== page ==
WITH CONGRESS busy cutting programs and raising taxes, it's easy to forget that some parts of the country are in the midst of a depression --not a recession, but a real old-time depression. Nationally, almost one in 10 job-seekers can't find work, but in some localities unemployment is almost twice the national rate. What, if anything, should be done?
The House Ways and Means Committee is recommending that the government provide an extra 13 weeks of unemployment benefits to hundreds of thousands of workers in high unemployment states who have used up their regular benefits. That's the approach used in the last major recession in 1974 when benefits were extended even more generously. It's quick and easy to do, but the trouble is that when the extended benefits run out in a few months, many of the long-term unemployed are likely to be no better off than before. This isn't a normal recession in which all you want to do is tide people over until they get called back to their jobs. Many jobs in autos, steel and other basic industries are never going to come back.
One way to help workers make a more permanent adjustment would be to re-employ them doing other things that need doing in areas where local governments are having to cut back sharply on services. A House leadership proposal before the Appropriations Committee would give jobs to the long-term unemployed in hard-hit areas doing repair and maintenance work on roads, bridges and other public facilities. Workers might learn new skills and perhaps get permanent jobs if the local economy improves, and communities would get better facilities with which to entice new employers. The disadvantage is that creating jobs costs more than handing out benefits, at least in the short run.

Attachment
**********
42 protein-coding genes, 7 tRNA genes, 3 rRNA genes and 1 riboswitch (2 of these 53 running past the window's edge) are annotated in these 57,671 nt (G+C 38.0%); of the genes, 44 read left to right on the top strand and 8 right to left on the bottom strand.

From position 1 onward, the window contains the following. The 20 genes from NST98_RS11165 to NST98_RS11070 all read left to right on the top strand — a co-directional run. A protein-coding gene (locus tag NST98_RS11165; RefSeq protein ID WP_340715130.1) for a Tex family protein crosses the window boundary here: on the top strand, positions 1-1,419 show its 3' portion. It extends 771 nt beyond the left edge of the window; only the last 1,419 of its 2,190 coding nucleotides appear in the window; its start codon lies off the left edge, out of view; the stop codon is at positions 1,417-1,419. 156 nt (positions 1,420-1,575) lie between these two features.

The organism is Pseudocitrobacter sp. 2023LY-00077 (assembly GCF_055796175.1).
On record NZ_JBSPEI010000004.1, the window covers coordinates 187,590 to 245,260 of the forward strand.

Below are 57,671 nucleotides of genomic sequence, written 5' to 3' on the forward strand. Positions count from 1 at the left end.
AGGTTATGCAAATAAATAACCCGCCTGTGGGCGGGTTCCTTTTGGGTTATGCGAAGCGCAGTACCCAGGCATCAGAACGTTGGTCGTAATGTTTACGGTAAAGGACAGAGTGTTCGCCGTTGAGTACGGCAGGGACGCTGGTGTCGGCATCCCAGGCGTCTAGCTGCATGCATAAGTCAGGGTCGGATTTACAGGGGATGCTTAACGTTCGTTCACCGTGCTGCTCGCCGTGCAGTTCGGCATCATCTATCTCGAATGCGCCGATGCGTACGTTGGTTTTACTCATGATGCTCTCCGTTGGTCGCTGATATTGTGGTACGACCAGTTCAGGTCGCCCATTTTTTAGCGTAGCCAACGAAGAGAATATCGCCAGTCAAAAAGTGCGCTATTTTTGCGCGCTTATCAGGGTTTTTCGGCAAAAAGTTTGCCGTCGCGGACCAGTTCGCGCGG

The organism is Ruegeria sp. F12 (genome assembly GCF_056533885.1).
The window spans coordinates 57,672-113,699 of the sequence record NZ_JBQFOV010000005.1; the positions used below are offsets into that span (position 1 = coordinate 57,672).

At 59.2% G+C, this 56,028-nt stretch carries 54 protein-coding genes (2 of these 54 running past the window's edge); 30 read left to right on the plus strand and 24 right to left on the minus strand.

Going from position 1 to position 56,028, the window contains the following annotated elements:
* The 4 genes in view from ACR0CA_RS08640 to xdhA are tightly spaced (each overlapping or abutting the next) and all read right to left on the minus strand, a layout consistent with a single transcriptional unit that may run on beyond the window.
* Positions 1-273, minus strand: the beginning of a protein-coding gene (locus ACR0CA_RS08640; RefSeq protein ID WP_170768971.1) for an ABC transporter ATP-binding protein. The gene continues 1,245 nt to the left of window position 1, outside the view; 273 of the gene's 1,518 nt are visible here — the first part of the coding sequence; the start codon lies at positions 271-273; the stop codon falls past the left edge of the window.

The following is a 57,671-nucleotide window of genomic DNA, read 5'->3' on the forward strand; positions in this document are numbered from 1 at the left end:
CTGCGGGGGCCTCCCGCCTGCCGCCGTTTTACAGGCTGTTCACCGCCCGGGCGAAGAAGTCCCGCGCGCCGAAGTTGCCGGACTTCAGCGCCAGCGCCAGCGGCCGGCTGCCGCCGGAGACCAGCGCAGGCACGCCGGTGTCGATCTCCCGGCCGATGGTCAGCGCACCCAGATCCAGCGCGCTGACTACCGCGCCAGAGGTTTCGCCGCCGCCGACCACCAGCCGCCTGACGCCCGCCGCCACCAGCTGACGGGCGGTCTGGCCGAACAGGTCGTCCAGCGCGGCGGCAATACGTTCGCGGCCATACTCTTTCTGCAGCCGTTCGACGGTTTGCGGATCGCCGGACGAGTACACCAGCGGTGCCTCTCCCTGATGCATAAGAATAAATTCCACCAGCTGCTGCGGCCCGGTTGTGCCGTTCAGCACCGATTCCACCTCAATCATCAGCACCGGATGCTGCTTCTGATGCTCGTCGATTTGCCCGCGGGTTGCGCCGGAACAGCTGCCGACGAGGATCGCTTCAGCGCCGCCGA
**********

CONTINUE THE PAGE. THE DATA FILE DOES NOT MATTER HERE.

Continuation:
Still other approaches would spend money to retrain workers for industries likely to expand when recovery comes. The Senate passed a jobs bill that would provide up to $100 million for this purpose, using local private industry groups to organize the training. Another measure awaiting House action would spend $250 million to train skilled workers for the defense industry. With so much money already going to defense, targeting on this one industry may not make much sense, however, and the bill also makes the mistake of putting most of its money through state vocational education systems rather than involving employers directly.
The best approach would coordinate all these efforts--tie unemployment aid to a worker's willingness to take a new job or training and develop jobs and training with an eye to future labor shortages. But that would require recognition by both the administration and Congress that the trend in unemployment has been upward for a long time and that bringing it down is no longer a matter of simply waiting out the business cycle.